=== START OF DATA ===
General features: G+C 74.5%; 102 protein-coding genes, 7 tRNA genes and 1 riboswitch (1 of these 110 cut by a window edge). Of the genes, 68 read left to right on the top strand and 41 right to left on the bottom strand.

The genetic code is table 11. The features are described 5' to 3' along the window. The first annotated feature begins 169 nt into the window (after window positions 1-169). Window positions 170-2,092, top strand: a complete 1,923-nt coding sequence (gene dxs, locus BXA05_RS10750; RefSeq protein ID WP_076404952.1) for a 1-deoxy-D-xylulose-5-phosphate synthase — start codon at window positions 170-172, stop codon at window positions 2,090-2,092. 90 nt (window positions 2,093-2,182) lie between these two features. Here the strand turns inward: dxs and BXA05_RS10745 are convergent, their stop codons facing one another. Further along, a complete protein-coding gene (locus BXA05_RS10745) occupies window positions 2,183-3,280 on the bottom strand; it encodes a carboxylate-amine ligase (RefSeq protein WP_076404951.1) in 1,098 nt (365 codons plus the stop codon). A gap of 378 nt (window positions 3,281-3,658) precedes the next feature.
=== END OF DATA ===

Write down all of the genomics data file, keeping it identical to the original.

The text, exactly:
General features: G+C 74.5%; 102 protein-coding genes, 7 tRNA genes and 1 riboswitch (1 of these 110 cut by a window edge). Of the genes, 68 read left to right on the top strand and 41 right to left on the bottom strand.

The genetic code is table 11. The features are described 5' to 3' along the window. The first annotated feature begins 169 nt into the window (after window positions 1-169). Window positions 170-2,092, top strand: a complete 1,923-nt coding sequence (gene dxs, locus BXA05_RS10750; RefSeq protein ID WP_076404952.1) for a 1-deoxy-D-xylulose-5-phosphate synthase — start codon at window positions 170-172, stop codon at window positions 2,090-2,092. 90 nt (window positions 2,093-2,182) lie between these two features. Here the strand turns inward: dxs and BXA05_RS10745 are convergent, their stop codons facing one another. Further along, a complete protein-coding gene (locus BXA05_RS10745) occupies window positions 2,183-3,280 on the bottom strand; it encodes a carboxylate-amine ligase (RefSeq protein WP_076404951.1) in 1,098 nt (365 codons plus the stop codon). A gap of 378 nt (window positions 3,281-3,658) precedes the next feature.